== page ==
The development control process in Grenada is defective. Planning applications for major projects have been approved behind closed doors without community consultation or rigorous and public evaluation of the quantity and distribution of their costs and benefits – who wins and who loses.

The lack of transparency inevitably leads to suspicions that money changes hands behind the scenes and that developments may not be in the best public interests. This is reinforced by the suspicions that overseas developers have already done the deal with politicians and that development control exercised by the Planning and Development Authority (PDA) is little more than a rubber stamp.

And not all of the developers embraced by government have been above board or capable of undertaking the projects they propose – a situation complicated by the Citizenship by Investment (CBI) industry that is wide open to mismanagement and undue influence.

Much of the proposed development in Grenada with the greatest impact concerns hotels and related tourism infrastructure. We suggest that the ad hoc steering group proposed above could also look at development control improvement possibilities.

We have a decent Act (the Physical Planning and Development Control Act 23 of 2016) that allows PDA to do the right things but doesn’t ensure that it does so.

Possibilities for improvement include, for example:

  • an electronic register of planning applications accessible online and an obligation for PDA to inform likely interested parties neighbours and community and environmental protection groups) – we can’t keep going into the PDA office on the off chance we will discover a significant application has been submitted – this could be done electronically and by posting weather-proof notices on the property concerned and by notices in the media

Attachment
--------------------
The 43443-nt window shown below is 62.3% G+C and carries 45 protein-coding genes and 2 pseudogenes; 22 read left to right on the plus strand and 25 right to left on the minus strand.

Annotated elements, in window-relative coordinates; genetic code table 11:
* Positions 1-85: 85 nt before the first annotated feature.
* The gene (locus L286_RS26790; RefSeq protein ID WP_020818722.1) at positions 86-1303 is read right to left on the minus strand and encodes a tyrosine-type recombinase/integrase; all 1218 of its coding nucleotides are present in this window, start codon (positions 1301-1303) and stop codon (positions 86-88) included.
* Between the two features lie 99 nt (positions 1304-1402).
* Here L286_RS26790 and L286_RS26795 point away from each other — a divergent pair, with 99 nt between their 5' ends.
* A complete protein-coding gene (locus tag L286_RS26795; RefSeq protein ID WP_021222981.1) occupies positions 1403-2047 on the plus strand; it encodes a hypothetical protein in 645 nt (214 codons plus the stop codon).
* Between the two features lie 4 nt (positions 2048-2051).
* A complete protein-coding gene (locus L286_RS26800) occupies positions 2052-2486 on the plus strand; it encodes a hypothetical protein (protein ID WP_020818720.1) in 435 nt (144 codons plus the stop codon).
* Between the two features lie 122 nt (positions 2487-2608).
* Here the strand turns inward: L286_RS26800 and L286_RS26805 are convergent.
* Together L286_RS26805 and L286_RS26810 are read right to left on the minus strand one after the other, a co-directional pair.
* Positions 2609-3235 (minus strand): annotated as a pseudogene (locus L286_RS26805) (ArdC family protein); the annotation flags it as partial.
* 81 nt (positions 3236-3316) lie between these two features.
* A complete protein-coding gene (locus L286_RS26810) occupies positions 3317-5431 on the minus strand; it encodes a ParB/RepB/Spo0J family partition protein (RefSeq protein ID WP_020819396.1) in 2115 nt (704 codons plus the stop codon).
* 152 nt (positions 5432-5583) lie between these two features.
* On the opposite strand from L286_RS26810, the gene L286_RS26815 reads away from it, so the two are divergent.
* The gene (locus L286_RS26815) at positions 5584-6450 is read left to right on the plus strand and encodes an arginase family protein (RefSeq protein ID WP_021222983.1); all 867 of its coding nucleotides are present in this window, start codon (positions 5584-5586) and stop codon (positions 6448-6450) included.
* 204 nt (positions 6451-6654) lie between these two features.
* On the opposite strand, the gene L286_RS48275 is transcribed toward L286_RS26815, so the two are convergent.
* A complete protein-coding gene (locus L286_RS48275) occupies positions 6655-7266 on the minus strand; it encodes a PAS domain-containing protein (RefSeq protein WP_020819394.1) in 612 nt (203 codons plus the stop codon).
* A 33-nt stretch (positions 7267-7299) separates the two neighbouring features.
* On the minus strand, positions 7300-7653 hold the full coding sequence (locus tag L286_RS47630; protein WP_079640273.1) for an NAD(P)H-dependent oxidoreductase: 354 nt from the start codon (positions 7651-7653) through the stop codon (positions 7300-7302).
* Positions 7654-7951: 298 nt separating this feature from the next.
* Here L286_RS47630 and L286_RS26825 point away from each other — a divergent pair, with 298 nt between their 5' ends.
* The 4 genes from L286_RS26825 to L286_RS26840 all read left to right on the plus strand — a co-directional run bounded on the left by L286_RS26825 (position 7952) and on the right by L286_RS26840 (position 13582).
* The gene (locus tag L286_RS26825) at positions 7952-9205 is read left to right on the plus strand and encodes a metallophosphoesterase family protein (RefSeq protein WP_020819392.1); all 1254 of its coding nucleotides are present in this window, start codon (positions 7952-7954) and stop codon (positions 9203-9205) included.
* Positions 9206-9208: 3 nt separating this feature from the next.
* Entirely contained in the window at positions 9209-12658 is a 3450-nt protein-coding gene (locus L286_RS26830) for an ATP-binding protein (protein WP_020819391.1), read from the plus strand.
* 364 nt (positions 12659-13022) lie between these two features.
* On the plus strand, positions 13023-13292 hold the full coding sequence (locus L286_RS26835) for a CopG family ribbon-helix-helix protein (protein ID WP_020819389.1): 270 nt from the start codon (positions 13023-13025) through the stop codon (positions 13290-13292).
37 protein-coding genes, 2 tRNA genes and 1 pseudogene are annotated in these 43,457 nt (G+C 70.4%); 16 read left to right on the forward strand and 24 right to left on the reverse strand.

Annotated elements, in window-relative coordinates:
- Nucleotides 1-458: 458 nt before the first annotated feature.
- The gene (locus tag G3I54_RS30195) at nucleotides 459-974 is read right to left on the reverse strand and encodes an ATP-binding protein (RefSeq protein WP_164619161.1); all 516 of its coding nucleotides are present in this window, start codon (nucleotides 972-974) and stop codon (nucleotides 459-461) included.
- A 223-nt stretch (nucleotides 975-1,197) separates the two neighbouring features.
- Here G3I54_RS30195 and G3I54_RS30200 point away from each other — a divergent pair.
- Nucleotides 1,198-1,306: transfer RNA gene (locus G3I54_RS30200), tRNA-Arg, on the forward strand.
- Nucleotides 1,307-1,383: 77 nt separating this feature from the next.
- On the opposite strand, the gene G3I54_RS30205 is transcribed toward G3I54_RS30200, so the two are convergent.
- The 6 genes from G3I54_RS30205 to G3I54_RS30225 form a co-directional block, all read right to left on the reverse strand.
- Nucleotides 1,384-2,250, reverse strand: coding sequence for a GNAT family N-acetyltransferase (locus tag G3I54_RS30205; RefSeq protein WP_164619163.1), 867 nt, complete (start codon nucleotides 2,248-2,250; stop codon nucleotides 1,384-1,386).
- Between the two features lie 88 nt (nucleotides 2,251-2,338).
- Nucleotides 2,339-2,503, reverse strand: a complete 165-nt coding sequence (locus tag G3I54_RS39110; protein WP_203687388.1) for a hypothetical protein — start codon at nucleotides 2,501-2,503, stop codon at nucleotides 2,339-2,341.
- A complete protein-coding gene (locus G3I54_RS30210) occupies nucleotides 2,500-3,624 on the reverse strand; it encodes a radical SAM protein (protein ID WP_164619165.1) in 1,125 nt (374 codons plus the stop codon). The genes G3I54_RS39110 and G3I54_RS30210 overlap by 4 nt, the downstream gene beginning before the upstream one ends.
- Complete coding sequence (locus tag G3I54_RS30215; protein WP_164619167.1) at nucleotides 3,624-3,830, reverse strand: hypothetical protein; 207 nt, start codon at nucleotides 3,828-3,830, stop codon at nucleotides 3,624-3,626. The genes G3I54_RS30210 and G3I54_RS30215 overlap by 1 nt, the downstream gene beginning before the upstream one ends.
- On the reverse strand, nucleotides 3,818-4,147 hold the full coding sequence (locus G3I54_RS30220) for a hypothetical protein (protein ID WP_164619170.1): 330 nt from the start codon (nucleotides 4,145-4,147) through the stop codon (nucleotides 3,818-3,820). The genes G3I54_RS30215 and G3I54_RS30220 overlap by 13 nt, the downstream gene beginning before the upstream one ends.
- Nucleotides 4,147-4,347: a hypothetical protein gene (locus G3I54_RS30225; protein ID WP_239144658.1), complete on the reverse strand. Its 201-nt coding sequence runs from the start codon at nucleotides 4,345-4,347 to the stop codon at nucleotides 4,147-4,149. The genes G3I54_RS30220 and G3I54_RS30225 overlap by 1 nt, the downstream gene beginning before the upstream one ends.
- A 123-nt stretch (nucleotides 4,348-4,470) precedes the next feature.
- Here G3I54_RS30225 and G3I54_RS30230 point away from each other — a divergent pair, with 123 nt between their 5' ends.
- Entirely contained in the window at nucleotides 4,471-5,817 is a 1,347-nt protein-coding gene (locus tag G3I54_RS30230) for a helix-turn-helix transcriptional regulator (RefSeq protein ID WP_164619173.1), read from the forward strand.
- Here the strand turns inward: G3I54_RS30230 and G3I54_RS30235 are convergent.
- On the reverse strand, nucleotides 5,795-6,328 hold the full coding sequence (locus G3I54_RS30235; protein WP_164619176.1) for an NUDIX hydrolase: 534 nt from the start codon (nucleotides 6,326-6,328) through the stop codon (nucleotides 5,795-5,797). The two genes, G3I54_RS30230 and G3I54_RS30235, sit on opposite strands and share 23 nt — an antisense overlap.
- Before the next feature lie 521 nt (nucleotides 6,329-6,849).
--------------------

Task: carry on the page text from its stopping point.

• a better resourced PDA and less time to be spent on neighbours’ house extension applications and more on major developments
  • more community and external technical representation when considering major developments – PDA could be obliged to form a temporary committee of interested parties to inform the evaluation
  • applicant developers for commercial schemes should be made to meet, in advance, the extra costs of improving the process – and application fees for bigger projects should be significantly raised
  • in particular, applicants should fund Environmental Impact Assessments (EIAs) but the PDA committee should appoint the relevant experts – at the moment EIAs are undertaken for the developer and can be little more than whitewash or ‘sales’ documents
  • evaluation committees for larger projects should specify ‘planning gain’ required from the applicant as a condition of planning consent – planting of mangrove forests to protect against erosion, public road and sewerage improvements for neighbouring areas, wildlife conservation measures, training and qualifications for local people etc.
  • the structure of the Planning and Development Authority should be re-visited particularly the structure of the board – the idea of statutory authorities was that they are allowed to operate relatively free of politics and public service constraints but when government appoints most of the board members that objective is not achieved and members may be appointed more for their political allegiances than for their abilities or objectivity. Some thought could be given to a defined structure with representation from relevant sectors and skills.

If government wishes to pursue the recommendations made here we will provide more detailed and specific suggestions as to the composition, modus operandi and brief for this ad hoc group.

Coral Cove Group